Il Microcosmo delle pittura, overa trattato diviso in due libri. Francesco SCANNELLI.
Il Microcosmo delle pittura, overa trattato diviso in due libri.
Scannelli versus Vasari
Cesena, Neri, 1657.

Il Microcosmo delle pittura, overa trattato diviso in due libri.

Large 4to. (19) ff., including half-title, engraved frontispiece, and title page, 394 pp., (1) f. Bound in half calf and marbled paper over boards, raised bands on spine with gilt title label; ownership inscription of Pierantonio Rosetti, 1814, on title. Frontispiece repaired, with fraying along the lower margin with minimal loss of printed surface. Internally, untrimmed and very genuine. Generally very good.

Scarce first edition of this 17th-century survey of Italian painting, and a valuable document for developing Baroque gusto by a cultivated amateur. Scannelli follows Mancini's tripartite division of Italian schools Roman, Venetian and Lombard, and in an age in which microcosms were everywhere, he compared the whole of Italian painting to a body, likening Corregio to the brain, Titian to the heart, Raphael to the liver (!), and Veronese to the organs of reproduction.

According to the Dictionary of Art, Il Microcosmo stands alongside the works of Mario Boschini (La carta del navegar pittoresco, Venice, 1660) and of Luigi Pellegrino Scaramuccia (Le finezze dei penelli italiani, Padua, 1674), both of whom quoted him. Scannelli's treatise represents a reaction against the notion, formulated by Giorgio Vasari, that the art of Florence was pre-eminent throughout Italy. He reevaluated the Lombard-Emilian school, led by Correggio, seeing in it an ideal synthesis of the finest achievements of the Venetian (Titian) and of the Roman-Tuscan (Raphael) schools... In taste, he showed classicist inclinations, modified by a liking for vivacity and naturalism, qualities well represented in the art of his ideal painter, Correggio (Franco Bernabei, DA XXVIII.33-34).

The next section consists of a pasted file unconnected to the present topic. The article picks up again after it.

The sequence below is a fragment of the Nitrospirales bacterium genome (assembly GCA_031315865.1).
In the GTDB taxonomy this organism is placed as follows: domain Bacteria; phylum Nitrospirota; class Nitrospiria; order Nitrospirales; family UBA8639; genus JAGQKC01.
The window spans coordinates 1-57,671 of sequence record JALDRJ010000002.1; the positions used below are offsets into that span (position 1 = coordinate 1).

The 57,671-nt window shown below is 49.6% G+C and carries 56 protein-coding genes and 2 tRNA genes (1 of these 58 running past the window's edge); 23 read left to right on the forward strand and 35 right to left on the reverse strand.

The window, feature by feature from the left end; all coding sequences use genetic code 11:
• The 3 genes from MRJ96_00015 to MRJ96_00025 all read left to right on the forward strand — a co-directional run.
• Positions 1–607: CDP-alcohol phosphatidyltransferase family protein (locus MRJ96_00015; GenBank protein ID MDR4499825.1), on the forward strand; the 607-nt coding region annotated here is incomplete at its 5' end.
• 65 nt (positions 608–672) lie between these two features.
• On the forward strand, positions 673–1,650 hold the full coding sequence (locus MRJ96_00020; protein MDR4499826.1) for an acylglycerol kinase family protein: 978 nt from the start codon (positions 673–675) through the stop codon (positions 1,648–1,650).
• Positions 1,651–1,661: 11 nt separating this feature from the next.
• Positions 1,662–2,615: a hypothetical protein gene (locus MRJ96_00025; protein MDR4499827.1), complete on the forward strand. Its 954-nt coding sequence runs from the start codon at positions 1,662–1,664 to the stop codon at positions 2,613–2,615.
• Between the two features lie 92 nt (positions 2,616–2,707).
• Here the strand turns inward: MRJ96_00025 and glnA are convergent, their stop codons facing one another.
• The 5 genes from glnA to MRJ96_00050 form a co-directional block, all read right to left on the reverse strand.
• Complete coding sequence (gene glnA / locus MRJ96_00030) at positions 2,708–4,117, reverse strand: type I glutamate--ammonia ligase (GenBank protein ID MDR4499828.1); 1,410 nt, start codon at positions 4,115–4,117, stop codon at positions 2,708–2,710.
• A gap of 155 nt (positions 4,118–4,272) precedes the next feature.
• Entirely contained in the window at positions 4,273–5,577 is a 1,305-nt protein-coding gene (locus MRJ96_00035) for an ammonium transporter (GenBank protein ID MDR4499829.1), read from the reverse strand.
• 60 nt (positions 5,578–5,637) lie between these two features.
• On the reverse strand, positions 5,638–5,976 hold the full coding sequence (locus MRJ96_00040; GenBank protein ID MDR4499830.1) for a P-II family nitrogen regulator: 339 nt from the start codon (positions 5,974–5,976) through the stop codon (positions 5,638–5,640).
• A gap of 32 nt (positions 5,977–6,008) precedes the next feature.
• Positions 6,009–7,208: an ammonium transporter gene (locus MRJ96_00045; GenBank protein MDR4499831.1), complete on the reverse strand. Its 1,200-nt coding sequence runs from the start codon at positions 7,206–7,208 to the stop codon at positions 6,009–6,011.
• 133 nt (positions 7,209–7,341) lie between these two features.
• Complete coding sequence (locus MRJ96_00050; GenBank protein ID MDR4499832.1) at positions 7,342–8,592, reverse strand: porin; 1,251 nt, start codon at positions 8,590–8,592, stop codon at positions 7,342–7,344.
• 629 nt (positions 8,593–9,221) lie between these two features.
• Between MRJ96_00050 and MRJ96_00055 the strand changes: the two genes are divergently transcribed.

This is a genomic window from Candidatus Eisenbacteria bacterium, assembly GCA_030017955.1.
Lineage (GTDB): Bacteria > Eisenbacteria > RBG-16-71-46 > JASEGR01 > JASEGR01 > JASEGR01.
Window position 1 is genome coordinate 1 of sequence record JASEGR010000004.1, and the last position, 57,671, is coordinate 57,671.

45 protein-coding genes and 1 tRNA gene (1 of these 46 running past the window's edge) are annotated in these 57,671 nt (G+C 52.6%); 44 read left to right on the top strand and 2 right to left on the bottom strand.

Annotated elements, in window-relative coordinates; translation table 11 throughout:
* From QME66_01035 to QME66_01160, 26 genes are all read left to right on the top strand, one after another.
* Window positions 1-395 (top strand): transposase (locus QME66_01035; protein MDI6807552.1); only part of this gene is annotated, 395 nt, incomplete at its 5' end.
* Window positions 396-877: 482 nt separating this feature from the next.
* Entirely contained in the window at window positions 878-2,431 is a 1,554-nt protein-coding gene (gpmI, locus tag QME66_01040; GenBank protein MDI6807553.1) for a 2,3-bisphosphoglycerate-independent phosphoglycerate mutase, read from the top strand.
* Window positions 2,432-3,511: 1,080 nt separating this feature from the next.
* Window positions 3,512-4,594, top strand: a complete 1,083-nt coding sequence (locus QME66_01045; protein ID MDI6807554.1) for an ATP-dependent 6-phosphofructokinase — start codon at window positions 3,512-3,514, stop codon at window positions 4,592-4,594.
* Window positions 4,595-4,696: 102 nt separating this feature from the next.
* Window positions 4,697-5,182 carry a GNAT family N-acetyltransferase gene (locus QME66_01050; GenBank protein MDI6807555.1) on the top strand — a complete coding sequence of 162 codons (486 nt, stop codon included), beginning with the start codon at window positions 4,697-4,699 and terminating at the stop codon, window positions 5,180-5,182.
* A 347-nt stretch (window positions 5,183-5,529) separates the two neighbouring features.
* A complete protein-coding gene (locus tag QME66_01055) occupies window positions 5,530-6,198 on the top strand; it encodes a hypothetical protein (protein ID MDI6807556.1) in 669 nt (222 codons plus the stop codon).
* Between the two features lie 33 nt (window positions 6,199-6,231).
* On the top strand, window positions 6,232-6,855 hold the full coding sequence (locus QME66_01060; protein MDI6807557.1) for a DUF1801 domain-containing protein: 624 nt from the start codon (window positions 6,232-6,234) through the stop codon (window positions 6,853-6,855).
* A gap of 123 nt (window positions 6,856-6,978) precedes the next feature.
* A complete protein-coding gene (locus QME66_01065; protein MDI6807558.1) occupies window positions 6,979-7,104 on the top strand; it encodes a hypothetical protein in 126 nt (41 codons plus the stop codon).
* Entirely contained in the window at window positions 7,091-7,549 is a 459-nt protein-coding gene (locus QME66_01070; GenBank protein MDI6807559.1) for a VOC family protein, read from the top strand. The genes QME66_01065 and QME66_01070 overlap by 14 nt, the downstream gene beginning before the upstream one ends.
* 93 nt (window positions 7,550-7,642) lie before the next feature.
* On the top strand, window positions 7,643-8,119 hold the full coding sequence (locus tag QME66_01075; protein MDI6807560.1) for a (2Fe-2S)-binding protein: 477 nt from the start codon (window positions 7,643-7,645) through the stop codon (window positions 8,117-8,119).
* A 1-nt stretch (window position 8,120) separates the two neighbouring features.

Little is known about the author, save that he was a priest and a physician, that he served at the court of Mantua until Francesco I d?Este died, and that he traveled to Milan, Rome and Venice.



* Besterman, Old Art Books, p. 93; Schlosser-Magnino p. 614 (rather harsh elsewhere); Cicognara 204; Hollis BAL 6360 (specifying frontispiece and 18 preliminaries); not in Berlin Katalog

Price: $3,000.00

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